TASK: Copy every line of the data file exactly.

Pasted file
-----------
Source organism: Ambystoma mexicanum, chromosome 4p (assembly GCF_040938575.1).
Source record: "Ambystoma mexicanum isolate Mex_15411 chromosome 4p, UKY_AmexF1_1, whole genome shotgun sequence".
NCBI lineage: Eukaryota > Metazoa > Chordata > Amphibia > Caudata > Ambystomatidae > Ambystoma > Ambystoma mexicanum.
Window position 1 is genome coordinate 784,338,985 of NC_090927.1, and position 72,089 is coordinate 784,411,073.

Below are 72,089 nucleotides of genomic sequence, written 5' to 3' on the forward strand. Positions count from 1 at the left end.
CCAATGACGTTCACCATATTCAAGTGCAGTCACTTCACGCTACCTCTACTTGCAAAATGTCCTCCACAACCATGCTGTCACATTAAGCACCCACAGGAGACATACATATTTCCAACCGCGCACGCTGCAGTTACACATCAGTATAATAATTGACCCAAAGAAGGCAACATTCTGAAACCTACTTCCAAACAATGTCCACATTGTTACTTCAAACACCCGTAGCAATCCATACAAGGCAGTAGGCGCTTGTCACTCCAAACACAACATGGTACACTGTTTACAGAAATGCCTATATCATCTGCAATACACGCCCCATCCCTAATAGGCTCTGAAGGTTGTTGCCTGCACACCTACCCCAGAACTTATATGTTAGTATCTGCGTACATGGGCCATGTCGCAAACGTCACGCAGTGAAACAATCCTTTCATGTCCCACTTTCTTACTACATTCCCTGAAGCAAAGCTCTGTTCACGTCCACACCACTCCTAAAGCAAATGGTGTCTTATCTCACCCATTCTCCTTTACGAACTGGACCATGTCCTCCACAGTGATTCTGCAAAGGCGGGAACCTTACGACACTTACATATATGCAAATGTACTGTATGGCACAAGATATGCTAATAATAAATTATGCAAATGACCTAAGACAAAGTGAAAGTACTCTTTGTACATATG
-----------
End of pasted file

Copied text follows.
Source organism: Ambystoma mexicanum, chromosome 4p (assembly GCF_040938575.1).
Source record: "Ambystoma mexicanum isolate Mex_15411 chromosome 4p, UKY_AmexF1_1, whole genome shotgun sequence".
NCBI lineage: Eukaryota > Metazoa > Chordata > Amphibia > Caudata > Ambystomatidae > Ambystoma > Ambystoma mexicanum.
Window position 1 is genome coordinate 784,338,985 of NC_090927.1, and position 72,089 is coordinate 784,411,073.

Below are 72,089 nucleotides of genomic sequence, written 5' to 3' on the forward strand. Positions count from 1 at the left end.
CCAATGACGTTCACCATATTCAAGTGCAGTCACTTCACGCTACCTCTACTTGCAAAATGTCCTCCACAACCATGCTGTCACATTAAGCACCCACAGGAGACATACATATTTCCAACCGCGCACGCTGCAGTTACACATCAGTATAATAATTGACCCAAAGAAGGCAACATTCTGAAACCTACTTCCAAACAATGTCCACATTGTTACTTCAAACACCCGTAGCAATCCATACAAGGCAGTAGGCGCTTGTCACTCCAAACACAACATGGTACACTGTTTACAGAAATGCCTATATCATCTGCAATACACGCCCCATCCCTAATAGGCTCTGAAGGTTGTTGCCTGCACACCTACCCCAGAACTTATATGTTAGTATCTGCGTACATGGGCCATGTCGCAAACGTCACGCAGTGAAACAATCCTTTCATGTCCCACTTTCTTACTACATTCCCTGAAGCAAAGCTCTGTTCACGTCCACACCACTCCTAAAGCAAATGGTGTCTTATCTCACCCATTCTCCTTTACGAACTGGACCATGTCCTCCACAGTGATTCTGCAAAGGCGGGAACCTTACGACACTTACATATATGCAAATGTACTGTATGGCACAAGATATGCTAATAATAAATTATGCAAATGACCTAAGACAAAGTGAAAGTACTCTTTGTACATATG